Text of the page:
My lab does bench work. We can analyze data and do a bit of modeling, but in the end, we make and test things at the bench. If we’re not at the bench, there are questions we cannot answer. I love our work, and I want to get back to it.
Beyond running a lab, I help to mentor faculty, and I sit on a committee to discuss how to reopen labs safely. These three tasks are coming to head now. Like many institutions, we want to reopen research labs with a low density of people. It is possible, and there is interest in doing this before schools, camps, and childcare will be open. Ultimately, we are a state institution who must follow State guidelines, but as we talk about what would need to be in place from our perspective to open, childcare is not on the table as a requirement.
I and many of my colleagues are desperately trying to juggle taking care of family members, a full time job, homeschooling, and figuring out how to manage things during the pandemic. (I feel like a hunter returning from the kill when I get groceries or place an online order successfully right now.)
My colleagues who are juggling all of these things are not getting out more grants or more papers. They don’t look like they are sleeping in many cases. I feel their pain.
Reopening labs without ways to support families stinks. It is another not so subtle way of saying how little we value people who have lives and the balance they are trying to find. Even if we don’t mean to say that, it’s awfully hard not to hear it. So, what do we do?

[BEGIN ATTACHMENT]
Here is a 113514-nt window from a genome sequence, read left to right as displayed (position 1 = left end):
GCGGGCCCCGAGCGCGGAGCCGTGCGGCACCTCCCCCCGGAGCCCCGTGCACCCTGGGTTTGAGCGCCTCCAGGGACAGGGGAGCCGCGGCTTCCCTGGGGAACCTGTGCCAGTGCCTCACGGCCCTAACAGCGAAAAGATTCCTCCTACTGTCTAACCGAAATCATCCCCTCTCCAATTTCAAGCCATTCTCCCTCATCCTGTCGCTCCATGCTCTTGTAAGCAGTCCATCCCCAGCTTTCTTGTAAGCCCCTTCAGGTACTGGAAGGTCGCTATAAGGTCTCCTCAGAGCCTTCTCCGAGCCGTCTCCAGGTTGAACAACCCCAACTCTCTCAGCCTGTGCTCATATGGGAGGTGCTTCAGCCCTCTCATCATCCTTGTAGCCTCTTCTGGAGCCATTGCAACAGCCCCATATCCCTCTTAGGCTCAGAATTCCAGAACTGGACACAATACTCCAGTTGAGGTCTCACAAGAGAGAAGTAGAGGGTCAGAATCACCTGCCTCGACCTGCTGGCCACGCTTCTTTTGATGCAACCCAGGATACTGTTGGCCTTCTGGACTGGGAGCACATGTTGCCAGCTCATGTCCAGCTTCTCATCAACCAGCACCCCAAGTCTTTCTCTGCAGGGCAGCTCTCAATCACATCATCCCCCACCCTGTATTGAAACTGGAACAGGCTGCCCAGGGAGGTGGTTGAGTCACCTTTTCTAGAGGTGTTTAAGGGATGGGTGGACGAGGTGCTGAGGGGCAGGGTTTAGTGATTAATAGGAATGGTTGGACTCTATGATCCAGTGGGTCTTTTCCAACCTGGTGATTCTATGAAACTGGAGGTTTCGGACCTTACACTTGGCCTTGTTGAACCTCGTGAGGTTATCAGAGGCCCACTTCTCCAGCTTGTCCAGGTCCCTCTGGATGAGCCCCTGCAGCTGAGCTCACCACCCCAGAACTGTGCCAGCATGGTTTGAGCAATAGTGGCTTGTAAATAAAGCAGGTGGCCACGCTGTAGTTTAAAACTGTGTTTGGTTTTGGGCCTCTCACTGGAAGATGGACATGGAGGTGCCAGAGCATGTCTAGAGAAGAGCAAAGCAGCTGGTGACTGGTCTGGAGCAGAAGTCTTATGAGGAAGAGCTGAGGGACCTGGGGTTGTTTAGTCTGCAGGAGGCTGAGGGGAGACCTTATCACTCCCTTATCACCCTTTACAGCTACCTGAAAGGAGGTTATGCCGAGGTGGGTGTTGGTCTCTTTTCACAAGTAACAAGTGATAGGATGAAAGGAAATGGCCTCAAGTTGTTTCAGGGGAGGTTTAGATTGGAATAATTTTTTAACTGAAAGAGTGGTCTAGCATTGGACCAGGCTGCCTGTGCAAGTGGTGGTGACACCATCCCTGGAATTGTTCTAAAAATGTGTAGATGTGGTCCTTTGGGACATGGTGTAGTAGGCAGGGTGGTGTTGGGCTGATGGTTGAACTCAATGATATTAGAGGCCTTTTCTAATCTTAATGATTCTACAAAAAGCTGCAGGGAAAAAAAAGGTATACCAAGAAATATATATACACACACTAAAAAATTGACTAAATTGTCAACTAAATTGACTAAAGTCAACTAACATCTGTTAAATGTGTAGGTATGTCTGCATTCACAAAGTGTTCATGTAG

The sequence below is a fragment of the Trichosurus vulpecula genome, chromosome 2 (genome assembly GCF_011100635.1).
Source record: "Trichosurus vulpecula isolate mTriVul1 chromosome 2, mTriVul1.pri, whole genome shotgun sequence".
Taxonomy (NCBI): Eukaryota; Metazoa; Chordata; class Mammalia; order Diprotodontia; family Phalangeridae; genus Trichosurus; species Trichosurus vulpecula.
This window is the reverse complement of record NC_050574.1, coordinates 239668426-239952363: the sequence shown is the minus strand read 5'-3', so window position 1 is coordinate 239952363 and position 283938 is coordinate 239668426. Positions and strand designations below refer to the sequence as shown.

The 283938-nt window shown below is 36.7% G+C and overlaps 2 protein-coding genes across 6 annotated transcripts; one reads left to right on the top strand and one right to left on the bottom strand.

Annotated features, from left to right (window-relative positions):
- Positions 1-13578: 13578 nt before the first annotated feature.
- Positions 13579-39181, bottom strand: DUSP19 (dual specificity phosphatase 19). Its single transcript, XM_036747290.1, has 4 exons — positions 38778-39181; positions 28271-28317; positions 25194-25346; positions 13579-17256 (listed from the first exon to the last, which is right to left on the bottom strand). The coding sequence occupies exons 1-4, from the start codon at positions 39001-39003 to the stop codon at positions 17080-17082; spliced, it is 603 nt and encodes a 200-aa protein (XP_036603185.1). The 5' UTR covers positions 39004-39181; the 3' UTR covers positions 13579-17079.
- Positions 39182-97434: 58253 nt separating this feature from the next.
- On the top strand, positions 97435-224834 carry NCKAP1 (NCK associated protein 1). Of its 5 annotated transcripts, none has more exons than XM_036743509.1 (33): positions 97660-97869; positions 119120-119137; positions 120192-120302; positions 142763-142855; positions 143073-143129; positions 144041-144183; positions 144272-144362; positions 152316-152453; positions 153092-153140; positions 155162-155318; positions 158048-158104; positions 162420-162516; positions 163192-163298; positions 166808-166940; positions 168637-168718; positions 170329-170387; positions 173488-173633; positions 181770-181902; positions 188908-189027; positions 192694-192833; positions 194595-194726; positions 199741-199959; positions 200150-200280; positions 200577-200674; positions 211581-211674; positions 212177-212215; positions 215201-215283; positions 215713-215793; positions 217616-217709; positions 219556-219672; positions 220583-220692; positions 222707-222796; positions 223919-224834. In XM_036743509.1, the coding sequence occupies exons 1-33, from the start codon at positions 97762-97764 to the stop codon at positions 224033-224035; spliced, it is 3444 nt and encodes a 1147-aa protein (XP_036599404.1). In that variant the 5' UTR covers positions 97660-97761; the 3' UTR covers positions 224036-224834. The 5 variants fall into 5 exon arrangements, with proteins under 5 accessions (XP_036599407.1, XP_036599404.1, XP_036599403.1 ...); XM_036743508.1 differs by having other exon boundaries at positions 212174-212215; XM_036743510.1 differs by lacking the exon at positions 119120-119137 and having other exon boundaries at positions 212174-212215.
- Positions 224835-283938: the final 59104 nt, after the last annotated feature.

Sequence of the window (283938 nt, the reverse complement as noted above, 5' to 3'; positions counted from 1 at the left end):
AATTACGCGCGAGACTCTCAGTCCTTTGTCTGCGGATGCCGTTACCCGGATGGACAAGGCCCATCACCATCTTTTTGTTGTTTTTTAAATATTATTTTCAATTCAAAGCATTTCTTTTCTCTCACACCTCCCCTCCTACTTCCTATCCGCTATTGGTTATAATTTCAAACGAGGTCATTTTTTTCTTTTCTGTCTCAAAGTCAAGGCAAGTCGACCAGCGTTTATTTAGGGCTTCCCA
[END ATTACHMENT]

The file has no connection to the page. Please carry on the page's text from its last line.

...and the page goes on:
Maybe this is an opportunity to rethink how we do research. When I moved to my current institution, I hoped to be part of a team where multiple PIs worked together and comentored students. We would have each other’s backs. I hoped that we’d be able to build an environment where students could participate at both the undergraduate and graduate levels in more flexible ways that allowed people to be part time or full time in ways that fit with their lives.
In grad. school, I had a colleague who worked from 7 pm to 4 am. He and his partner figured it out so they could both work and raise their families. I’m still not really sure when he slept, but he was an incredible colleague and was always willing to help when I had questions in the wee hours.
We need to change the model. Yes, it is nice to check in, but there are lots of ways to do it asynchronously. It is even nicer to find ways to involve more of us in science and work more broadly. We need more perspectives, and this provides us a way to be more inclusive. We can build teams that provide collaborative ways of working, but we need to be willing to move from the model of one person one project and one person as a head of a lab. If we do it now, we have the potential to help both students and colleagues navigate the pandemic and their work and, perhaps, we can actually do better science in the long term.